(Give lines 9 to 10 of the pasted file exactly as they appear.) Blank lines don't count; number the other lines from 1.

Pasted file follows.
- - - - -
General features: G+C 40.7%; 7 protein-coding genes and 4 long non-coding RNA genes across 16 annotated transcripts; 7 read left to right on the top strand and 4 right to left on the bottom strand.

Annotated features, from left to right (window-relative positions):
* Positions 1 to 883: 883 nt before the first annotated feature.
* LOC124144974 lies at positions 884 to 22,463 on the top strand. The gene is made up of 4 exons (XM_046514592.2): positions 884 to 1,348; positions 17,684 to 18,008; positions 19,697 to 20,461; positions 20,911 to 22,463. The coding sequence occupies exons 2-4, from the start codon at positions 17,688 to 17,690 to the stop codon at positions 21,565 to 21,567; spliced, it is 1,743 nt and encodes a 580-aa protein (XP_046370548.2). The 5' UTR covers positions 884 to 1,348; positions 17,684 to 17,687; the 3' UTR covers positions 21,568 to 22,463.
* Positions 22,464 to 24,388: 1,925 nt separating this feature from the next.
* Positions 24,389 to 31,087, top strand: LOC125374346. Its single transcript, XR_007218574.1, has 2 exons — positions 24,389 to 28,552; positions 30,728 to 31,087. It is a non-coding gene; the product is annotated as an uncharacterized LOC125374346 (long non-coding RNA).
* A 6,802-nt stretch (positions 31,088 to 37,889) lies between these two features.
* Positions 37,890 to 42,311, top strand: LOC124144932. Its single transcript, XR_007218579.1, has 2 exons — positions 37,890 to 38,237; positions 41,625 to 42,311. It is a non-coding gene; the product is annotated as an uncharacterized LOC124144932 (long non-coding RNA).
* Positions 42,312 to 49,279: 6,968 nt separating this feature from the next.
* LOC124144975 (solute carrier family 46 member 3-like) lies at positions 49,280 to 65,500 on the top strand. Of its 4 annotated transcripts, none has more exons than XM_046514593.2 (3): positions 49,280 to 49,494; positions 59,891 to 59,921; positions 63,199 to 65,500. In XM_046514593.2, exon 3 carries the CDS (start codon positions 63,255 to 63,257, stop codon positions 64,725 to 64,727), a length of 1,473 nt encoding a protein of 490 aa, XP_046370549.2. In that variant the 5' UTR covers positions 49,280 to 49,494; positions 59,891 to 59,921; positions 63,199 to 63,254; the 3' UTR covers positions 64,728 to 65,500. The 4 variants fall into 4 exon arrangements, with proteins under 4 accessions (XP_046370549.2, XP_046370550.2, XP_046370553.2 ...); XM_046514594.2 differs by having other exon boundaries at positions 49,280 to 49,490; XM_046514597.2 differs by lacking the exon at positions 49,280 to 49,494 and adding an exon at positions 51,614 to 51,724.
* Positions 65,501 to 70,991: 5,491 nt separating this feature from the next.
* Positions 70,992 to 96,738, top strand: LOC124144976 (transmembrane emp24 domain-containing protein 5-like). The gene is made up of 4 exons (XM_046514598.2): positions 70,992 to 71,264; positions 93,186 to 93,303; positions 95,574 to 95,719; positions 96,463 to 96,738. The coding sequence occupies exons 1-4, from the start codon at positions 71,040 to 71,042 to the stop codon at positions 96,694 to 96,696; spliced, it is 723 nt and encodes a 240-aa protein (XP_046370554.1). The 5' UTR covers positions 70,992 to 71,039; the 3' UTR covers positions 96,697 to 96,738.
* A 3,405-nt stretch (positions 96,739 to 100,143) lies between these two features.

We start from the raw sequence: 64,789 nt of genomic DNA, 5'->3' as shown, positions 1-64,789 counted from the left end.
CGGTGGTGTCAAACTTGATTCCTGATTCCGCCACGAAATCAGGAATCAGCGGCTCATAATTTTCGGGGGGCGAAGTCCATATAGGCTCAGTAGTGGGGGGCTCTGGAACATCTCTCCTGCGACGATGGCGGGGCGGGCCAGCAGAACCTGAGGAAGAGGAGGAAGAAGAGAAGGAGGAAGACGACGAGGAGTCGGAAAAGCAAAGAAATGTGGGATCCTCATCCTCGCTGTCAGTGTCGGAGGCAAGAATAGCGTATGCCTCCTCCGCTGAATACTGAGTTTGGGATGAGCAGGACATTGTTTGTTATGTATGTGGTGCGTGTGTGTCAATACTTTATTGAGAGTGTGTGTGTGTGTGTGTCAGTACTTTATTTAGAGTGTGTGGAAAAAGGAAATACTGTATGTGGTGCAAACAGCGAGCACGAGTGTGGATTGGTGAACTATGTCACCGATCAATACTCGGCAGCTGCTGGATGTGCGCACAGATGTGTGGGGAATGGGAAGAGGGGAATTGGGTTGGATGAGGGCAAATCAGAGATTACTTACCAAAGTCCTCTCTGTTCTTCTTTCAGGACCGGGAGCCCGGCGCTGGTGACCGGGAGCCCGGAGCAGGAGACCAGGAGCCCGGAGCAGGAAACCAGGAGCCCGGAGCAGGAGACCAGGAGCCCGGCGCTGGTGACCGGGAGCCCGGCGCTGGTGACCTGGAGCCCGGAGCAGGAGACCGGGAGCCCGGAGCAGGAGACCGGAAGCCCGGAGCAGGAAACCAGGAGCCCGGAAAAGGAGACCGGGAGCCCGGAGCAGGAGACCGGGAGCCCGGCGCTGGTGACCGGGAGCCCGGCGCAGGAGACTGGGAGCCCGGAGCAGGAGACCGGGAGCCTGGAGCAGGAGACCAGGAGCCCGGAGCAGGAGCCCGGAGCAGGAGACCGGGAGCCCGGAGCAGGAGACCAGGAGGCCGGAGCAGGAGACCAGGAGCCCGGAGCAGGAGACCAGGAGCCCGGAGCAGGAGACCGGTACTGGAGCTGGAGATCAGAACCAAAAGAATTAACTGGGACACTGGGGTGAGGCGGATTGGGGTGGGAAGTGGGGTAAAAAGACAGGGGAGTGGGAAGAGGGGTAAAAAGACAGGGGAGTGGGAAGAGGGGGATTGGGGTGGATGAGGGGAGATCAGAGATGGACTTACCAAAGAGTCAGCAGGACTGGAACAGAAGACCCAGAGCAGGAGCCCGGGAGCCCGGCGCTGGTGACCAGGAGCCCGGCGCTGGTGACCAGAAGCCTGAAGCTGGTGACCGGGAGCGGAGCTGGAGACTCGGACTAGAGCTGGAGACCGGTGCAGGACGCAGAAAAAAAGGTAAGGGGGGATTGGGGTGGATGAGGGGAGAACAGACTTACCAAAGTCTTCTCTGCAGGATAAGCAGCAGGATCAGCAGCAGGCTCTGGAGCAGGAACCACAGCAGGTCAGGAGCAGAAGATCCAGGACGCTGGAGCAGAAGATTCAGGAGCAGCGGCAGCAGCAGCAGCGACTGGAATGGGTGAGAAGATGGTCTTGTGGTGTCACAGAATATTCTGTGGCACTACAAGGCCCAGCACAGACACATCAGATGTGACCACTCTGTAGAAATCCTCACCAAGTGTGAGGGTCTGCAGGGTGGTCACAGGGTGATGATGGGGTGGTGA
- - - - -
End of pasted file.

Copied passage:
* Positions 42,312 to 49,279: 6,968 nt separating this feature from the next.
* LOC124144975 (solute carrier family 46 member 3-like) lies at positions 49,280 to 65,500 on the top strand. Of its 4 annotated transcripts, none has more exons than XM_046514593.2 (3): positions 49,280 to 49,494; positions 59,891 to 59,921; positions 63,199 to 65,500. In XM_046514593.2, exon 3 carries the CDS (start codon positions 63,255 to 63,257, stop codon positions 64,725 to 64,727), a length of 1,473 nt encoding a protein of 490 aa, XP_046370549.2. In that variant the 5' UTR covers positions 49,280 to 49,494; positions 59,891 to 59,921; positions 63,199 to 63,254; the 3' UTR covers positions 64,728 to 65,500. The 4 variants fall into 4 exon arrangements, with proteins under 4 accessions (XP_046370549.2, XP_046370550.2, XP_046370553.2 ...); XM_046514594.2 differs by having other exon boundaries at positions 49,280 to 49,490; XM_046514597.2 differs by lacking the exon at positions 49,280 to 49,494 and adding an exon at positions 51,614 to 51,724.